Incandescent Lights – Still Using 150-Year-Old Tech

by Erik North on January 24, 2012

Incandescent Lights - Still Using 150-Year-Old Tech

 

This is a post that may not be needed as most everyone has read by the light of an incandescent bulb their whole lives. It’s a technology that I said in the post title dates back 150 years, but it’s origins are closer to 200 years back. For most of America, electric lighting made its national debut at the 1893 Chicago World’s Fair, the Columbian Exposition. This was probably the largest single display of electrical lighting to date.

Incandescent lights have a long history, but it’s also a very well known one. Why rehash information about such a well-trod subject? Because we’re on the cusp of the first paradigm shift in electric lighting since Edison and Tesla’s child was introduced to the U.S. public. Knowing about the existing technology helps us compare it to those possible successors in residential lighting.

What is an Incandescent Light Bulb?

Incandescence is the visible light emitted from a hot material. Incandescence is specifically the visible light. The heated substance will also radiate infrared (and a whole host of other radiations along the spectrum).

An incandescent light bulb heats a wire filament, usually tungsten, to a high temperature until it glows, emitting visible light. The glass bulb is either evacuated (a vacuum) or filled with nitrogen.

Incandescent Bulbs – Advantages

Price: Right off the bat, let’s hit the big one. On a per unit basis, incandescent light bulbs are the least expensive form of residential lighting. A bulb for residential use costs about $0.50. CFLs may be cheap on a wattage consumption basis, but the up front cost of incandescent bulbs is the least expensive per lumen (a measure of perceived light output).

Size: On a residential scale, incandescent light bulbs come in about every conceivable size and shape. If there is a task around the house that needs lighting, there is some variant of incandescent bulb to light it.

Light Quality: The quality of the light produced by incandescent bulbs is the industry standard. A combination of being a pleasant amber-white and being the shade of light to which everyone is accustomed draws a contrast with the harsh white of CFLs.

Color: Incandescent light bulbs can be made any color just by changing the tint of the glass bulb.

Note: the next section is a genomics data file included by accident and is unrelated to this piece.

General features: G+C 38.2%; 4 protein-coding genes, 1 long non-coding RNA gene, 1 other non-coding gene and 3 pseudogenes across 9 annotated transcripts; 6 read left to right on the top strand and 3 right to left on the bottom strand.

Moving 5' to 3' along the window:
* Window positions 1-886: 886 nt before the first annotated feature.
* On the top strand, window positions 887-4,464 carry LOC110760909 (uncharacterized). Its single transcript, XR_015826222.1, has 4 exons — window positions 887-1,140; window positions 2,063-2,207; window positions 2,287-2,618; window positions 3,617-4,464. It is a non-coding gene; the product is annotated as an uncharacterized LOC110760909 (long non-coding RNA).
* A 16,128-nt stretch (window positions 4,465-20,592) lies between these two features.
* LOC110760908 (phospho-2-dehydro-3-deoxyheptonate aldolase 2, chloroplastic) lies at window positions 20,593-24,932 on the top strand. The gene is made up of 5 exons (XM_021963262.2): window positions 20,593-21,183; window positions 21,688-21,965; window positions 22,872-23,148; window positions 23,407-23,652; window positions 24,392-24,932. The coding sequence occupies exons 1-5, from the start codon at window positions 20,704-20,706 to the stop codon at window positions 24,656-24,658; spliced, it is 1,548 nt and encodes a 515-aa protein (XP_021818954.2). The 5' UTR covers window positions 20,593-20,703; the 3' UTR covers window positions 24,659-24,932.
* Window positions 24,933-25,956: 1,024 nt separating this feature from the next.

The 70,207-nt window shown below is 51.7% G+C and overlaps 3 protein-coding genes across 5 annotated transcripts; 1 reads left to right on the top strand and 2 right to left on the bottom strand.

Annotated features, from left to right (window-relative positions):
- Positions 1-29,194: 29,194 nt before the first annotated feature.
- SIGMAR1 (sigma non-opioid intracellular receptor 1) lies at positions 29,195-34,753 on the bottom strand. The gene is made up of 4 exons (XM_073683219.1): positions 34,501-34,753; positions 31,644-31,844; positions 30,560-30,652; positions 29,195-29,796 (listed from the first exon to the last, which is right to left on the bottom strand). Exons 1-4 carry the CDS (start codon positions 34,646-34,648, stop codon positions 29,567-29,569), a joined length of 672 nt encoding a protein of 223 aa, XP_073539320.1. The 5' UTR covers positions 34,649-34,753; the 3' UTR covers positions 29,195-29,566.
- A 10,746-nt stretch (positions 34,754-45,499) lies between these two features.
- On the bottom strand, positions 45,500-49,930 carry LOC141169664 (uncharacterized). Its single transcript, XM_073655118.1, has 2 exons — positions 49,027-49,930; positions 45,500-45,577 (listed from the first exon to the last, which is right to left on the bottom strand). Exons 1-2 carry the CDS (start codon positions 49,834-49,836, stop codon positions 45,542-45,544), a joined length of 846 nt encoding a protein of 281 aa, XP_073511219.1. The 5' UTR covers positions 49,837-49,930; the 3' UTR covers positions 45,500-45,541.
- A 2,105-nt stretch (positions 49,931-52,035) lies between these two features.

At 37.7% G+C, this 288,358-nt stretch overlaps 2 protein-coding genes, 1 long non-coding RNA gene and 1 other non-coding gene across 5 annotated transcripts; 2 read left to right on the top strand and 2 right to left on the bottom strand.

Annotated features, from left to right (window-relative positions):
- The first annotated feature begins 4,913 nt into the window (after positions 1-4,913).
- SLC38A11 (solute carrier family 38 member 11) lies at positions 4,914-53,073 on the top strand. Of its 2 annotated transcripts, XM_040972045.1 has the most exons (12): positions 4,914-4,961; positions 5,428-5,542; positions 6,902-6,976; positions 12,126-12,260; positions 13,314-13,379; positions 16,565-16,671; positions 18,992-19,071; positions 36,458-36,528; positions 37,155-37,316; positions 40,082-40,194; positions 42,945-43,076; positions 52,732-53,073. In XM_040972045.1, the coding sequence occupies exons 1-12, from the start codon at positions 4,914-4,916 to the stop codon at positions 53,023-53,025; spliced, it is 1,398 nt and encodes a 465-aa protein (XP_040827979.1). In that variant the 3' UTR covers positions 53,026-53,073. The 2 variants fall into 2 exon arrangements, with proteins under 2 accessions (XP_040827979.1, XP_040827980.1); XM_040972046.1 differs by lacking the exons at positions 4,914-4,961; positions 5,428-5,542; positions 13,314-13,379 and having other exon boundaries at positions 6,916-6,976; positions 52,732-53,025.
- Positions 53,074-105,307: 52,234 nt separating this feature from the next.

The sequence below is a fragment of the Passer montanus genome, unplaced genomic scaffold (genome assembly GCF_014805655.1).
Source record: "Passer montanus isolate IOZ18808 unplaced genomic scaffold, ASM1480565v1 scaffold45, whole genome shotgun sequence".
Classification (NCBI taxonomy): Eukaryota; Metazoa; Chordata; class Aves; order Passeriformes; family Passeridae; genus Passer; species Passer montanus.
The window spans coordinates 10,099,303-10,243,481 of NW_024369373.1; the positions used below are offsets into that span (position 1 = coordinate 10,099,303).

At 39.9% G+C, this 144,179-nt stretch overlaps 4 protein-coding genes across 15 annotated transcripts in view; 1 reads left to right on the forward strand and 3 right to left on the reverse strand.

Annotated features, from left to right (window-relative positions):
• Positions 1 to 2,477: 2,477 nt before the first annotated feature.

On/Off Time: The on/off time on an incandescent light bulb is almost instant. Just as much time as the electricity needs to heat the tungsten filament (literally microseconds).

Dimming: Incandescent light bulbs are fully dimmable. The brightness of the light is a function of how much electricity is running through the filament. Changing the electricity changes the light.

Frequently Turning On/Off: Turning an incandescent light bulb on and off frequently does not affect an incandescent as adversely as a CFL.

Light Direction (the Good): Incandescent bulbs produce omni-directional light, making them ideal for general living spaces where you want good light coverage.

Chemicals: Incandescent light bulbs have the nitrogen gas, tungsten filament, glass bulb and base. There is no analogous issue to the mercury used in CFLs.

Incandescent Bulbs – Disadvantages

Efficiency: An obvious one … of all major commonly used residential lights, incandescent bulbs produce the least amount of light per watt. There have been efforts to improve efficiency that have met with middling success.

Temperature: Incandescent light bulbs get hot. Really really hot. The filament itself operates around 3,000 – 5,000 F (just an insane temperature when you think about it). This varies based on the bulb type and electrical current. In any case, easily hot enough to burn flammable anything.

Bulb Failure: At such ridiculous temperatures, the tungsten filament gradual erodes (or more accurately, evaporates). Doesn’t that bother anyone else that metal is evaporating? Anyway, once the filament breaks, the light dies instantly.

Lifetime: The lifetime of an incandescent bulb is all over the map, varying based on all those factors we’ve discussed – size, shape, electric current. The most common range is 750 – 1500 hours, with 2,000 hours as an absolute outside.

Durability: Durable they are not. Great, I’m speaking like Yoda now. The glass bulb encasement is very fragile.

Light Direction (The Bad): Single point applications like flashlights require incorporating a mirrored reflector to direct light. This is why LEDs are much more common as bulbs for flashlights today.

Incandescent bulbs have a number of qualities like their warm, amber glow and low price that we’ve come to measure all residential lighting. Their enormous shortcomings in electric use and longevity mean that as more efficient options improve light quality and cost, they will likely overtake incandescent bulbs (and CFLs) in the market.

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